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Optimising new system and postscreen questions

Simon Wilson-7
On my new Postfix 2.10 system incoming mail is slow to process (about  
15 seconds end to end), and I think it is mainly because DNS queries  
are slowing things down.

The server runs local caching DNS BIND, so it's as quick as I can get  
it on the slow Internet connection we are on.

At the moment it seems like every step along the inbound email process  
is doing separate DNSBL lookups, and I'm wondering if this can be  
streamlined.

Postscreen runs first and takes pretty much 6 seconds every time:

May  1 18:19:20 emp07 postfix/postscreen[28420]: CONNECT from  
[64.20.227.131]:57512 to [192.168.1.235]:25
May  1 18:19:26 emp07 postfix/postscreen[28420]: PASS NEW  
[64.20.227.131]:57512

Postscreen is using (threshold 3):

         zen.spamhaus.org*3
         bl.mailspike.net*2
         b.barracudacentral.org*2
         bl.spameatingmonkey.net
         bl.spamcop.net
         dnsbl.sorbs.net
         hostkarma.junkemailfilter.com=127.0.0.2
         hostkarma.junkemailfilter.com=127.0.0.4
         hostkarma.junkemailfilter.com=127.0.1.2
         psbl.surriel.com
         swl.spamhaus.org*-4
         list.dnswl.org=127.0.[2..15].0*-2
         list.dnswl.org=127.0.[2..15].1*-3
         list.dnswl.org=127.0.[2..15].[2..3]*-4
         wl.mailspike.net=127.0.0.[17;18]*-1
         wl.mailspike.net=127.0.0.[19;20]*-2
         hostkarma.junkemailfilter.com=127.0.0.1*-1

(Yes I've checked them all, including 'registering' where necessary  
for some of those).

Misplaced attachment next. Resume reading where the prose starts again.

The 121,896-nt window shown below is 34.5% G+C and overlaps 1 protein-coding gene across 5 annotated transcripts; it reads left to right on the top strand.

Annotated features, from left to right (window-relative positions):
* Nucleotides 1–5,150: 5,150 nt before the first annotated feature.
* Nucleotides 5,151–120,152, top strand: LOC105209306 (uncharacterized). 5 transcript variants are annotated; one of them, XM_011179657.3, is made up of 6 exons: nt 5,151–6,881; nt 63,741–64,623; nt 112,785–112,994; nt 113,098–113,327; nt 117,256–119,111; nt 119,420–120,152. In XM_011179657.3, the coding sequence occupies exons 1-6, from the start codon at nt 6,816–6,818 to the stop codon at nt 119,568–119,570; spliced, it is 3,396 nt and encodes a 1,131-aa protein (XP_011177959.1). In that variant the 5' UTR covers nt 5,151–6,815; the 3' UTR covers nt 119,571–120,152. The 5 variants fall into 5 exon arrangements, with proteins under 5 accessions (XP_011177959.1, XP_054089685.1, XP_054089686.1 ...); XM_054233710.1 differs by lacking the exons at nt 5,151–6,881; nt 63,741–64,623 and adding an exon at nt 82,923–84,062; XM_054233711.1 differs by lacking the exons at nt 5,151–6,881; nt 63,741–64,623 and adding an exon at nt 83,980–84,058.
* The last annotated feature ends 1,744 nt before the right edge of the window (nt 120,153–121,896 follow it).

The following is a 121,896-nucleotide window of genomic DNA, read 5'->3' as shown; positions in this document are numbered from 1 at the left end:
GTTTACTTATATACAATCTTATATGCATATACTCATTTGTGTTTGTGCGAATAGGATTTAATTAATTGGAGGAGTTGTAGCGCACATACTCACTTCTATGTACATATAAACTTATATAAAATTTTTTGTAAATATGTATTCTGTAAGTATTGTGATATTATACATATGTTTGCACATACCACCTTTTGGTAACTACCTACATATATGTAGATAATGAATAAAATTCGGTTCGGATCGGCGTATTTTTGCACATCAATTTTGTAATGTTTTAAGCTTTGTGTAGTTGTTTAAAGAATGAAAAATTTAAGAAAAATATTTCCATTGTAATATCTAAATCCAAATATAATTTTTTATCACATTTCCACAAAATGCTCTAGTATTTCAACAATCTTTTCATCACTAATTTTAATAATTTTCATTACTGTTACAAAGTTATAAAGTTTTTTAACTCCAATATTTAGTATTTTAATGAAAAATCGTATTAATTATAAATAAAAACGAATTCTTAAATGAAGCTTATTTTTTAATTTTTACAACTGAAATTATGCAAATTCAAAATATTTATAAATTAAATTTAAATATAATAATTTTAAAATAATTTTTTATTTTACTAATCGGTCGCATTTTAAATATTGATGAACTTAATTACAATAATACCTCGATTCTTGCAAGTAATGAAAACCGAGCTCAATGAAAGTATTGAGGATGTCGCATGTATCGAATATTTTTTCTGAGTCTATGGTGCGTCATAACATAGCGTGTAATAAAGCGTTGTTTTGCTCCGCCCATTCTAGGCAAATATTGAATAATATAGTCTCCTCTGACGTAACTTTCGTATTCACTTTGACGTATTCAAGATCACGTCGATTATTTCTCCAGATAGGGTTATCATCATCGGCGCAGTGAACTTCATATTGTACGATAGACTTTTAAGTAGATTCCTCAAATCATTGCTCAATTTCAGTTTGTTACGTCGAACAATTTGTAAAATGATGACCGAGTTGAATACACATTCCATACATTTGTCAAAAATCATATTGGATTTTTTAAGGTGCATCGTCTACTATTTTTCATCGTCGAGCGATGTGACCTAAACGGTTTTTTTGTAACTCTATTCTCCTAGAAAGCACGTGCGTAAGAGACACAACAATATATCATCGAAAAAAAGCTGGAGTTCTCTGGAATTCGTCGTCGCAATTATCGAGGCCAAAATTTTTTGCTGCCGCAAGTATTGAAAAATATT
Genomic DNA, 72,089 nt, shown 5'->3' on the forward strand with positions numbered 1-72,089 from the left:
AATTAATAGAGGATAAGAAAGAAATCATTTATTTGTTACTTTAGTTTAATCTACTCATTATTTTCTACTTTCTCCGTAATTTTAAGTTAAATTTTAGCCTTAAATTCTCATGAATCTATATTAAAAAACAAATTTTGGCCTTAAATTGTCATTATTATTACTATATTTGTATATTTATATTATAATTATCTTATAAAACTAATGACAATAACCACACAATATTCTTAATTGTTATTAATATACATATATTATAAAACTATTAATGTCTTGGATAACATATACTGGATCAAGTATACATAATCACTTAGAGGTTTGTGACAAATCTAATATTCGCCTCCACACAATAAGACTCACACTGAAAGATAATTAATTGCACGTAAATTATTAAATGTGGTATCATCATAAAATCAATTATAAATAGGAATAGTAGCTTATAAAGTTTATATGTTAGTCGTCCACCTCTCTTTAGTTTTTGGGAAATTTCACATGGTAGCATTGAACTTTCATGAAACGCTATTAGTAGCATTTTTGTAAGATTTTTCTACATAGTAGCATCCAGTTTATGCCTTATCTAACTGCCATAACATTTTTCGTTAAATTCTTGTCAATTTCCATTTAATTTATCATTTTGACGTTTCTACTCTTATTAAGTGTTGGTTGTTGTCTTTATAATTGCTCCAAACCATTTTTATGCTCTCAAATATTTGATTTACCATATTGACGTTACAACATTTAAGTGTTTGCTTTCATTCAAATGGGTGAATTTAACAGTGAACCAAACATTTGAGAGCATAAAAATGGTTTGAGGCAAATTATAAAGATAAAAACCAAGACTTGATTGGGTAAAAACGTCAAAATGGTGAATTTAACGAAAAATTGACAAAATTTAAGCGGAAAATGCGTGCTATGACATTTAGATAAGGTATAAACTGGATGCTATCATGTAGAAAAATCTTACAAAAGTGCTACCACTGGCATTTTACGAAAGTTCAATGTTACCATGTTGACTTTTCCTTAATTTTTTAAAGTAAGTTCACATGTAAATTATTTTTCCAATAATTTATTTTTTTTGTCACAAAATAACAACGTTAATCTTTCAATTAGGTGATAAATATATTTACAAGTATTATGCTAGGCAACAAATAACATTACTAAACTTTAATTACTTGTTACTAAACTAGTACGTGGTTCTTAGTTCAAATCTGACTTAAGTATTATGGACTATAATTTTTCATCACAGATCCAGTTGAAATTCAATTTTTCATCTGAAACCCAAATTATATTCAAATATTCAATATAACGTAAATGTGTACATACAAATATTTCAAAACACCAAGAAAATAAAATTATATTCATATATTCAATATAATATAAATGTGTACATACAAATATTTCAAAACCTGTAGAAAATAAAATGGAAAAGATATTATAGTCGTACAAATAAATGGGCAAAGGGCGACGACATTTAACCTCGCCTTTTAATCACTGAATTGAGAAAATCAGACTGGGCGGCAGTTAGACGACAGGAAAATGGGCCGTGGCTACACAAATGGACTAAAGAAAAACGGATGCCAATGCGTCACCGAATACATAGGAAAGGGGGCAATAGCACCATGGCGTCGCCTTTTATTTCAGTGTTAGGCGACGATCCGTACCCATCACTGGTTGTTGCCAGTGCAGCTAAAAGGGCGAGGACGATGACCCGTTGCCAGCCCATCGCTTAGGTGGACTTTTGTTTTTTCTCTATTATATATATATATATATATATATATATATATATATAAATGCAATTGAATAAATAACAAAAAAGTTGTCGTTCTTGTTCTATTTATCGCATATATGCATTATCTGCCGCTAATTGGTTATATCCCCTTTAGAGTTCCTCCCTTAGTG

Some of them register response in the logs - are the rest timing out?

May  1 18:38:30 emp07 postfix/postscreen[29413]: CONNECT from  
[64.20.227.134]:60378 to [192.168.1.235]:25
May  1 18:38:30 emp07 postfix/dnsblog[29423]: addr 64.20.227.134  
listed by domain hostkarma.junkemailfilter.com as 127.0.0.1
May  1 18:38:30 emp07 postfix/dnsblog[29423]: addr 64.20.227.134  
listed by domain hostkarma.junkemailfilter.com as 127.0.1.1
May  1 18:38:30 emp07 postfix/dnsblog[29418]: addr 64.20.227.134  
listed by domain list.dnswl.org as 127.0.3.1
May  1 18:38:31 emp07 postfix/dnsblog[29421]: addr 64.20.227.134  
listed by domain dnsbl.sorbs.net as 127.0.0.7
May  1 18:38:36 emp07 postfix/postscreen[29413]: PASS NEW  
[64.20.227.134]:60378


Then Postfix smtpd takes 3 to 4 seconds to get to 'cleanup' stage,  
including an SPF-policy lookup and a reject_rbl_client  
zen.spamhaus.org line.

Then amavisd-new runs, and spamassassin does more BL lookups,  
including on URIs in the email (3 or 4 seconds there too).

End result is 15 seconds or so end to end before it gets delivered.

Most of the time this is fine, the server is low volume. However it  
got me thinking about all the separate DNS lookups...

1. Would postscreen lose much effectiveness by taking some of the lookups out?
2. Is the reject_rbl_client zen.spamhaus.org doing anything when  
postscreen has already done a zen.spamhaus lookup?
3. Any other ways to speed it up, or should I accept the trade-off  
between speed and accuracy of result?
4. Is it worth running postscreen in more detailed (verbose?) mode to  
see what it is doing?

Simon.



--
Simon Wilson
M: 0400 12 11 16

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Re: Optimising new system and postscreen questions

Simon Wilson-7
----- Message from Simon Wilson <[hidden email]> ---------
     Date: Mon, 01 May 2017 18:43:41 +1000
     From: Simon Wilson <[hidden email]>
Reply-To: [hidden email]
  Subject: Optimising new system and postscreen questions
       To: Postfix users <[hidden email]>


> On my new Postfix 2.10 system incoming mail is slow to process